with Egypt's President Mubarak to hold talks between Iraq and Kuwait in
Saudi Arabia (these failed). Glaspie told Saddam that, in view of the
tension between Iraq and Kuwait, she had been thinking of postponing a
scheduled trip to Washington, but after their discussions (having been
reassured, I suppose) she would now travel on 30 July with the intention
of speaking to Bush. She left Baghdad, and three days later Kuwait was

27 July 1990
US State Department criticised a Senate vote banning US agricultural
loans to Iraq, in response to Iraq's bullying tactics against Kuwait.
Richard Boucher, the State Department deputy spokesman, acknowledged
that Iraq's recent behaviour had "caused us concern" and that the White
House was looking at possible export controls, but that the
administration felt that Congress's actions "would not help us achieve
our goals."

31 July 1990
Two days before the invasion, the Assistant Secretary of State John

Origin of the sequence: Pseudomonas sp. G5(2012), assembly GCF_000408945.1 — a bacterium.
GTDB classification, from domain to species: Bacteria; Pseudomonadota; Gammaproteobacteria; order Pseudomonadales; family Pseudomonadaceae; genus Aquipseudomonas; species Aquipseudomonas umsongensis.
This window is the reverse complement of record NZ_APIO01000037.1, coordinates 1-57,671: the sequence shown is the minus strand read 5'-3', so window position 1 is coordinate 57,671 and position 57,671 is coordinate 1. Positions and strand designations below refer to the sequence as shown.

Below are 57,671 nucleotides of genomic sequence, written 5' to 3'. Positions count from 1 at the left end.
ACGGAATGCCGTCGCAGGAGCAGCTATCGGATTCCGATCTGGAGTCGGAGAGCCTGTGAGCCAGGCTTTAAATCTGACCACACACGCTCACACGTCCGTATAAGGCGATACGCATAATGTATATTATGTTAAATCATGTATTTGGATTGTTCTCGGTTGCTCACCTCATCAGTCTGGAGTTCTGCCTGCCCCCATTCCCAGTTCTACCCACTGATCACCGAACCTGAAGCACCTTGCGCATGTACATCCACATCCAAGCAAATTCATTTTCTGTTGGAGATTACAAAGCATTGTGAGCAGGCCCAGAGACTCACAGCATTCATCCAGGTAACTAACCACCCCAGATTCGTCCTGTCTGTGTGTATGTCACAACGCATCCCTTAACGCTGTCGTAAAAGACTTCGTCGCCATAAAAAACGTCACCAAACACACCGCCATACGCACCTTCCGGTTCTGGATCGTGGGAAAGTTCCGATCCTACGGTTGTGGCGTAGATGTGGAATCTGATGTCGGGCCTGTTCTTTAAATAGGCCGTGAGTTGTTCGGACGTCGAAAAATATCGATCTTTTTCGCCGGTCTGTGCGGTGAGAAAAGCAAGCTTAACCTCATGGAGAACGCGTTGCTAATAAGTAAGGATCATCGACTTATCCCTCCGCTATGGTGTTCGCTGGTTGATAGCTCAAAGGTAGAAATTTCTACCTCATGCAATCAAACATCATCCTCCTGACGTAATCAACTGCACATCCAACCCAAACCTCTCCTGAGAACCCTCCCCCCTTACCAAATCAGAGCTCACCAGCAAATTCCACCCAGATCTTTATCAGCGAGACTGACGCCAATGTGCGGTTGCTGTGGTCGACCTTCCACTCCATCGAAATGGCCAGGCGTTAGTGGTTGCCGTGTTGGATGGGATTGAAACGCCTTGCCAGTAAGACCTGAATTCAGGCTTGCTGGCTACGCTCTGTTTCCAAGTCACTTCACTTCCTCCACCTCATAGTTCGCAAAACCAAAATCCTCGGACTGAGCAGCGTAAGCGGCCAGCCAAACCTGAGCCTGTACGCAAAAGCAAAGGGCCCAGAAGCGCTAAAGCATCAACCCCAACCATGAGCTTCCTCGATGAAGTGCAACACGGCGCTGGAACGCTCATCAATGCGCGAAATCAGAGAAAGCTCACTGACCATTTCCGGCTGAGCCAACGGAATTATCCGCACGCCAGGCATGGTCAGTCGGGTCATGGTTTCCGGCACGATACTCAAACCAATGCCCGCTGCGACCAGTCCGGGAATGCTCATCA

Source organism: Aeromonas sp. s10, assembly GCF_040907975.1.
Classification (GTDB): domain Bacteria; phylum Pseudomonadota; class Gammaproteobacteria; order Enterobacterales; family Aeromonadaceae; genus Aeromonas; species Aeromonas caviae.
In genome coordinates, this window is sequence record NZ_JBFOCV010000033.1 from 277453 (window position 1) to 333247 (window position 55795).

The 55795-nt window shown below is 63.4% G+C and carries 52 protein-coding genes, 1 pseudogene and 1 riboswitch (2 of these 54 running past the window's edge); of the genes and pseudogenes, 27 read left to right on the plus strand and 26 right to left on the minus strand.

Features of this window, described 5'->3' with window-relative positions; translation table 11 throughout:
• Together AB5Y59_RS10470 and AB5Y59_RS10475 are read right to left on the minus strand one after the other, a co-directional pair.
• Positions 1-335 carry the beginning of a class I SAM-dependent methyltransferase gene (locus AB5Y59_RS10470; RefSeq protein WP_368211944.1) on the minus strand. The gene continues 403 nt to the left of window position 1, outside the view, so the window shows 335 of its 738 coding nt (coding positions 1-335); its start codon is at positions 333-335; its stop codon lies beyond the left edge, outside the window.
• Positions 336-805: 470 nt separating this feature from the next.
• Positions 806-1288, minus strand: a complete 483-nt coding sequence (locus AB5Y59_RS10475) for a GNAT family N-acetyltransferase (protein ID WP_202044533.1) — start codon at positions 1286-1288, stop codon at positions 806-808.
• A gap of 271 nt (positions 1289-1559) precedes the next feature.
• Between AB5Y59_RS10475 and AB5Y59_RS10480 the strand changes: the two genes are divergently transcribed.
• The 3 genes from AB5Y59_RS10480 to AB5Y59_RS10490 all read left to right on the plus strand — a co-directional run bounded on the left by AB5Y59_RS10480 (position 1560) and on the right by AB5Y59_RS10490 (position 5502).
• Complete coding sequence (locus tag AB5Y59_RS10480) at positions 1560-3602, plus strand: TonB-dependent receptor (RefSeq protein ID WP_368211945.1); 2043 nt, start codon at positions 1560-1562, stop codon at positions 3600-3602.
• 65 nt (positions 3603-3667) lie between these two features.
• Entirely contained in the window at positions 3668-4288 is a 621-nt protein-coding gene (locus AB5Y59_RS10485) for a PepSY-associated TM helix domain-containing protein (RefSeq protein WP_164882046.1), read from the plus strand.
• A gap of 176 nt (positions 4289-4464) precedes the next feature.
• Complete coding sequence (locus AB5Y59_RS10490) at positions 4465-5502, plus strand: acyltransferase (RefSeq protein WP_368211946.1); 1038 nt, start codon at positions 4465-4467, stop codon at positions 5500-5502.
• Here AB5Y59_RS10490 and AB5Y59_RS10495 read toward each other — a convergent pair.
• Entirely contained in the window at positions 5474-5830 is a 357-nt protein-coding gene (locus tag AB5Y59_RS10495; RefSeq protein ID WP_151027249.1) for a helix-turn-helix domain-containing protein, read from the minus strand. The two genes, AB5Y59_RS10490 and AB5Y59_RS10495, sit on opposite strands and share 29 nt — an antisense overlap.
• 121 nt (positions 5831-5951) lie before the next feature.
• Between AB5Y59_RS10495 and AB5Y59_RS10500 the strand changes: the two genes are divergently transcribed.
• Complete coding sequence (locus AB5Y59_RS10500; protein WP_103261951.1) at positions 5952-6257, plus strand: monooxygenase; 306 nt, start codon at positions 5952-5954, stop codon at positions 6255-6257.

Kelly declared at the House of Representatives Foreign Affairs Committee
(when asked what precisely was the US committment to supporting its
friends in the Gulf): "We have no defence treaty relationship with any
Gulf country. That is clear. We support the security and independence of
friendly states in the region... we have historically avoided taking a
position on border disputes or on internal OPEC deliberations, but we
have certainly, as have all administrations, resoundingly called for the
peaceful settlement of disputes and differences in the area."

All of this sounds like a guarantee of non-intervention, but I do not
think that too much emphasis should be placed on the idea that it was
misleading to the Iraqis. Surely Saddam would not have been swayed by
such a 'go-ahead' from a handful of senators and a conciliatory
ambassador, given the obvious US interest in Israel and in Middle
Eastern Affairs in general? E.g. Carter's 1980 warning to the Soviet
Union that: "Any attempt by any outside force to gain control of the
Persian Gulf will be regarded as an assault on the vital interests of
the United States of America and such an assault will be repelled by any
means necessary, including force.". Saddam is a great manipulator of
international relations (at least, he aspires to be) but he does not
seem to be especially vulnerable to influence by or sensitive to the
opinions or diplomatic statements of other nations.


Harriet Griffin
Research Assistant
Environmental Change Unit
University of Oxford
5 South Parks Road
Oxford OX1 3UB
United Kingdom

Phone: ++ 44 (0)1865 281210
Fax:  ++ 44 (0) 1865 281202